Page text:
Time to regurgitate another of my old missives. I assure you that this current trend of mine is only in order to put some of my old material to good use. Normal service will most likely return at the weekend.
I hated reviewing Arkham Asylum. It was with tear-stained eyes that I hurried though the game, barely pausing to take in the game’s magnificence. When I put my hand up for the Games Console reviewing gig , as far as I was concerned Arkham Asylum was just another half-baked attempt to bring the Dark Knight Detective into the realm of the video game. It had been tried before and, as far as I was concerned – as with previous attempts – it was likely to be shite.
How wrong was I. Although it would be a couple of years, and on the PC, that I’d actually have the opportunity to leisurely enjoy the game, you can see from my Arkham Asylum review just how much love I have for the game. It’s simply stunning, like no other comic-book video game before it. Arkham Asylum is only likely to be topped by the sequel, Arkham City, due out later this year. Enjoy.
Arkham Asylum for the Criminally Insane has been the black beating heart of the Batman comic-book mythology for decades- a macabre, twisted mix of Victorian mental hospital and futuristic maximum-security prison. Gotham City’s infamous loony bin is also the setting for Eidos Interactive and Rocksteady Studios’ new game, Batman: Arkham Asylum.
The lunatics have taken over the nuthouse and it is up to you as the Dark Knight Detective, Batman, to provide the demented, unruly inmates with their therapy. Surprisingly, the game isn’t based on a particular movie or comic-book. Instead, the plot draws on Batman’s seventy year history and as a result never seems forced or clumsy.
The tight storyline has been crafted by top Batman comic book/animated series writer, Paul Dini. Batman is joined by a full and familiar supporting cast including Commissioner Gordon and a host of crazy bat-villains, including the maniacal Joker.
The gameplay is a fresh, rare treat and has something for everyone. Batman is up against hordes of thugs and villains who can be taken on either in a bone crunching, combo laden brawl or by stealthily picking them off one byone.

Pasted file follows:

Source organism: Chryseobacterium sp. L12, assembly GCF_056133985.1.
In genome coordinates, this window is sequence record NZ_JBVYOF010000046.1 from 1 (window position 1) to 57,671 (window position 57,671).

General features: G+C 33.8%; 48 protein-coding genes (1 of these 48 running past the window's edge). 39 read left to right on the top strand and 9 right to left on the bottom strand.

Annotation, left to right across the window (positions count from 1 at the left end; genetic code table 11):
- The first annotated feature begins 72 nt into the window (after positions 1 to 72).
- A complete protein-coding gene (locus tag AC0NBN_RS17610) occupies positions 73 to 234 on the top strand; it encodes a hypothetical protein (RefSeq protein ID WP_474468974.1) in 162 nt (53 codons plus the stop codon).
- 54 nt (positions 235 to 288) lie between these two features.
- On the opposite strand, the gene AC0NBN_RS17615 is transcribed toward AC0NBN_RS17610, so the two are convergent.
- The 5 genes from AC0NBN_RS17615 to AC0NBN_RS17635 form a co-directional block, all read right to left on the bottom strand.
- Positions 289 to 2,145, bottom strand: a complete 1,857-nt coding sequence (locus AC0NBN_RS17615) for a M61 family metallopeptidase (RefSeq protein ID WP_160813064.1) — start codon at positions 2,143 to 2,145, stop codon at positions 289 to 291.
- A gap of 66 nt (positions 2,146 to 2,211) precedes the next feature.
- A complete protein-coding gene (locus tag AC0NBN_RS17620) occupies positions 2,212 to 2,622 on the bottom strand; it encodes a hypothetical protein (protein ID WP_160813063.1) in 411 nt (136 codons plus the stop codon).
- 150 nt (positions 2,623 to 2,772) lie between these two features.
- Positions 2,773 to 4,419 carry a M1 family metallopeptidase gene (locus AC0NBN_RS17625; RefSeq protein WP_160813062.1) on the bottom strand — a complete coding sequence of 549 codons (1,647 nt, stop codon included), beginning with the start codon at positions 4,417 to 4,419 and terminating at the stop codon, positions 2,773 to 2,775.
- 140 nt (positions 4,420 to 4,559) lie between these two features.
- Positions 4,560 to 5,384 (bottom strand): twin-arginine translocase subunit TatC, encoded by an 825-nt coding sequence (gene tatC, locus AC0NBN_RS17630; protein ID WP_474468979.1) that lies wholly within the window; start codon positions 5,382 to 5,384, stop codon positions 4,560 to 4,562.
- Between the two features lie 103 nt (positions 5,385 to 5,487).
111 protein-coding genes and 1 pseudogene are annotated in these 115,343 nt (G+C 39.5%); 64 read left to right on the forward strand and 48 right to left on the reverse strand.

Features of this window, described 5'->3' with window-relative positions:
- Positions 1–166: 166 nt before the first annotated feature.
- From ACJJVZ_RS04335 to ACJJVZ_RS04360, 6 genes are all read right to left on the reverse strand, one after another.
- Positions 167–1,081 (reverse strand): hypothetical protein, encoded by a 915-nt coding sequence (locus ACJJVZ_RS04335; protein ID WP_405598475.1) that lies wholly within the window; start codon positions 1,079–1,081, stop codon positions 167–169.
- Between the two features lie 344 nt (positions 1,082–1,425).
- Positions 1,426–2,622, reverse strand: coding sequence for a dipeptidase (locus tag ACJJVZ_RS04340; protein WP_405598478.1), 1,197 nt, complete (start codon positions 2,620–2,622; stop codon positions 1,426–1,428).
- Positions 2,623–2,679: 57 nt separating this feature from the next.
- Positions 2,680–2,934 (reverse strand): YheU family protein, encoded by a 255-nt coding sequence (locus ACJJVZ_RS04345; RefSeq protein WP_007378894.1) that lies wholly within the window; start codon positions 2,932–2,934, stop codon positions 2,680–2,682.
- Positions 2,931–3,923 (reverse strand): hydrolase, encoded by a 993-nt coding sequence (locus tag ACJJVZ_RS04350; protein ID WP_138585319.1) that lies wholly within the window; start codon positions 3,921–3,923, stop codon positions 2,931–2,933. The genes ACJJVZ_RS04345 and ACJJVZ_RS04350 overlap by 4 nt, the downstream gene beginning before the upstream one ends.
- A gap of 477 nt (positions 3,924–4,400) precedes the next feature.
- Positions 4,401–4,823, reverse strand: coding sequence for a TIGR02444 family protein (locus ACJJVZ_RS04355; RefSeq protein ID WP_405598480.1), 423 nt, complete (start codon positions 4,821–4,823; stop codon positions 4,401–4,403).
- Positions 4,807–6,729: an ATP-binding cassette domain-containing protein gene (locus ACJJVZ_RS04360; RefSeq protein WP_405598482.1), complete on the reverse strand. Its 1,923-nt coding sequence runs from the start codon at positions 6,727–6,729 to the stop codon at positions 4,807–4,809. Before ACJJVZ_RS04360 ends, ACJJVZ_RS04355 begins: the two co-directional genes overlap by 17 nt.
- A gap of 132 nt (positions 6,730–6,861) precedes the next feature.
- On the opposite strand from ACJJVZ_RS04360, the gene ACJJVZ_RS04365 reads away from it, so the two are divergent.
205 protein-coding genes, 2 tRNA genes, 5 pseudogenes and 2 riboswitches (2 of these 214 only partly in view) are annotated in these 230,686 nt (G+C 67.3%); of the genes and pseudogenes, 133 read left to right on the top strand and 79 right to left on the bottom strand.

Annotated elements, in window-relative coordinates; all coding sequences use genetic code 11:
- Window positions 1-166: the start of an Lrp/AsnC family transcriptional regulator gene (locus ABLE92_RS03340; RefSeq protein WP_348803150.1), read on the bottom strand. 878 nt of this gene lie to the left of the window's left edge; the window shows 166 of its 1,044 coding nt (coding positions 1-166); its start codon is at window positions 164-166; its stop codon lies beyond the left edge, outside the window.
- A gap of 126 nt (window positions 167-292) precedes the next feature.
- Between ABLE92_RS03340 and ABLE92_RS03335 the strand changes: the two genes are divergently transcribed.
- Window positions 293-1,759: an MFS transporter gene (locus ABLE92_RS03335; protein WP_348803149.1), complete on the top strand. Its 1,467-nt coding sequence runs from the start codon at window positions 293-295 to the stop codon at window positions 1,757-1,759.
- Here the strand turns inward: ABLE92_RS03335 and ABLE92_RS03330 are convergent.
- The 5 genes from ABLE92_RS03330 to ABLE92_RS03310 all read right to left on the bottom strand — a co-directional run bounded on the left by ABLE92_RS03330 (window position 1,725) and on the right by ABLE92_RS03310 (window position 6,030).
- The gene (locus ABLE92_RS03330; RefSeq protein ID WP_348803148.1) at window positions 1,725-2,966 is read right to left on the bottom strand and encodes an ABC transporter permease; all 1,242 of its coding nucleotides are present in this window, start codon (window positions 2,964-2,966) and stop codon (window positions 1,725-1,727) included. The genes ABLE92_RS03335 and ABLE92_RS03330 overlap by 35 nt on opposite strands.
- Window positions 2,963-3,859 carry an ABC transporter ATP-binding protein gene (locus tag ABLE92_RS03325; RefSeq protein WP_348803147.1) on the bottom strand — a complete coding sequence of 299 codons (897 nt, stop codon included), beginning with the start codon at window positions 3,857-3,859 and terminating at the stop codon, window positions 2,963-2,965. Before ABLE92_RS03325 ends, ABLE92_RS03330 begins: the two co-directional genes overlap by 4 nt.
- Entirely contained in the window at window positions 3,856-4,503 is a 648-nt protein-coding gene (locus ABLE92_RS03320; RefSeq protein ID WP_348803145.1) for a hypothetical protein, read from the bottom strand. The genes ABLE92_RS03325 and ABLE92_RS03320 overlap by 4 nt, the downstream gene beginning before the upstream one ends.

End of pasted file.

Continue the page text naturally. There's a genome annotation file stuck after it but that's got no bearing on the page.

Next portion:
Arkham Asylum is full of puzzles that will be familiar territory to fans of action adventures like Bioshock. The CSI-style detective mode lets you use Batman’s keen eye to find clues and follow leads, an often overlooked aspect of the character’s persona as the world’s greatest detective.
The controls are intuitive, giving quick access to Batman’s arsenal of high-tech gadgets. Equipment, armour and physical ability upgrades can be purchased using experience points earned during combat and missions, allowing you to customise Batman based on your own playing style.
Rather than try to populate the whole of Gotham City, the game designers have focused on the corridors, cavernous rooms and Tomb Raider style catacombs of Arkham Asylum-a good choice that gets you right into the action
from the start. The game is packed full of secrets items and collectables that unlock achievements, 3D trophies and challenge maps (more about that later). Each area has a riddle created by Batman’s arch-nemesis, The Riddler, for you to solve. You may also come across the tragic diaries of the Asylum’s founder- Amadeus Arkham.
The main story mode is complemented by the fantastically re-playable challenge mode. In challenge mode you get to battle enemies using the two very different play styles on self-contained maps based on certain story mode levels. The combat challenge maps are punch-ups pitting Batman against four waves of increasingly nasty bad guys. The predator challenge maps require you to use Batman’s stealth techniques to dispatch the bad guys using certain cool set pieces. Successfully completed challenges are entered into the online leader board. The inclusion of the challenge maps mean that you will be coming back to play Batman: Arkham Asylum again and again. The greyed out “Downloadable Content” button on the menus screen, makes me think that we’ll see more challenges in the future.
I’m really scraping the bottom of the barrel trying to find anything bad to say about this game. Batman does look a little wooden when walking around, but this is probably more noticeable when compared to the cool a n fluid combat and action animations. I found the Scarecrow’s, drug induced sneaking levels, whilst fun the first time, grated the second and third time around. Very minor niggles, really.
I’m happy to say that this game caught me totally off-guard. I wasn’t expecting much, but Batman: Arkham Asylum is quite possibly the finest comic-book video game ever made. It also stands up as a great action adventure game in its own right. The production values are very high and the game is presented in a very slick and polished manner. The whole experience is complete and uncompromising entertainment, something that we rarely see in games these days. I would be surprised if this game is a franchise starter, which would be great as I can’t wait for a sequel!
This review first appeared in the September 2009 issue of New Zealand’s Netguide magazine